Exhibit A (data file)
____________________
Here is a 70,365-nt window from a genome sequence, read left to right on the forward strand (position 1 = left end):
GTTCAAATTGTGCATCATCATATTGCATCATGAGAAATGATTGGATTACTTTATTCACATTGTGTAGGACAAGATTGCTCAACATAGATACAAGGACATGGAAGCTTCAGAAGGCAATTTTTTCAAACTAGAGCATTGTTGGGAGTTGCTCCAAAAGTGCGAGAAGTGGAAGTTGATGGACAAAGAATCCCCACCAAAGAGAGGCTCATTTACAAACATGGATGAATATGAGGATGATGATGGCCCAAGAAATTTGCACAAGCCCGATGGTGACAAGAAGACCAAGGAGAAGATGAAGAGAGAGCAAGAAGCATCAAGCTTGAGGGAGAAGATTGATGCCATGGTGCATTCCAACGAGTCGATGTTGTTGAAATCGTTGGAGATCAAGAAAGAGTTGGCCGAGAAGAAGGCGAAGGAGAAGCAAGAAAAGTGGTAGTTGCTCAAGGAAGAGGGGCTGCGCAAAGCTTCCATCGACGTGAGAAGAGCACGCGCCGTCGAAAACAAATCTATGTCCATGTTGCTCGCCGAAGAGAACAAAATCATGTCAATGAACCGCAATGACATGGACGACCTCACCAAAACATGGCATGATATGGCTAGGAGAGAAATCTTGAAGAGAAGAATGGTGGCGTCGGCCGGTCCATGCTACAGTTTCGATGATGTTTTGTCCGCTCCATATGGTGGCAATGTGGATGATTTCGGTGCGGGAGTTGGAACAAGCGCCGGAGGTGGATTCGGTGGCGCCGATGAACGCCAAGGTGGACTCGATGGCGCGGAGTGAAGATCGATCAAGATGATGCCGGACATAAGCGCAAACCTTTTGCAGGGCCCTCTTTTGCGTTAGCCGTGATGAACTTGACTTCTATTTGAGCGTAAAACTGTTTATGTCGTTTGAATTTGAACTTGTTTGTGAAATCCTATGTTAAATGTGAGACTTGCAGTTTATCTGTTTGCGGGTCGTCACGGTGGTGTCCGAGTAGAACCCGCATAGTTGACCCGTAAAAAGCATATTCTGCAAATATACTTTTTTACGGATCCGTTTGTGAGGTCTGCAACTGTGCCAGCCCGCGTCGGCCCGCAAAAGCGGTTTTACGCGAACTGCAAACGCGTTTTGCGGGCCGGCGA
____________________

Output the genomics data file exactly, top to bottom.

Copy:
Here is a 70,365-nt window from a genome sequence, read left to right on the forward strand (position 1 = left end):
GTTCAAATTGTGCATCATCATATTGCATCATGAGAAATGATTGGATTACTTTATTCACATTGTGTAGGACAAGATTGCTCAACATAGATACAAGGACATGGAAGCTTCAGAAGGCAATTTTTTCAAACTAGAGCATTGTTGGGAGTTGCTCCAAAAGTGCGAGAAGTGGAAGTTGATGGACAAAGAATCCCCACCAAAGAGAGGCTCATTTACAAACATGGATGAATATGAGGATGATGATGGCCCAAGAAATTTGCACAAGCCCGATGGTGACAAGAAGACCAAGGAGAAGATGAAGAGAGAGCAAGAAGCATCAAGCTTGAGGGAGAAGATTGATGCCATGGTGCATTCCAACGAGTCGATGTTGTTGAAATCGTTGGAGATCAAGAAAGAGTTGGCCGAGAAGAAGGCGAAGGAGAAGCAAGAAAAGTGGTAGTTGCTCAAGGAAGAGGGGCTGCGCAAAGCTTCCATCGACGTGAGAAGAGCACGCGCCGTCGAAAACAAATCTATGTCCATGTTGCTCGCCGAAGAGAACAAAATCATGTCAATGAACCGCAATGACATGGACGACCTCACCAAAACATGGCATGATATGGCTAGGAGAGAAATCTTGAAGAGAAGAATGGTGGCGTCGGCCGGTCCATGCTACAGTTTCGATGATGTTTTGTCCGCTCCATATGGTGGCAATGTGGATGATTTCGGTGCGGGAGTTGGAACAAGCGCCGGAGGTGGATTCGGTGGCGCCGATGAACGCCAAGGTGGACTCGATGGCGCGGAGTGAAGATCGATCAAGATGATGCCGGACATAAGCGCAAACCTTTTGCAGGGCCCTCTTTTGCGTTAGCCGTGATGAACTTGACTTCTATTTGAGCGTAAAACTGTTTATGTCGTTTGAATTTGAACTTGTTTGTGAAATCCTATGTTAAATGTGAGACTTGCAGTTTATCTGTTTGCGGGTCGTCACGGTGGTGTCCGAGTAGAACCCGCATAGTTGACCCGTAAAAAGCATATTCTGCAAATATACTTTTTTACGGATCCGTTTGTGAGGTCTGCAACTGTGCCAGCCCGCGTCGGCCCGCAAAAGCGGTTTTACGCGAACTGCAAACGCGTTTTGCGGGCCGGCGA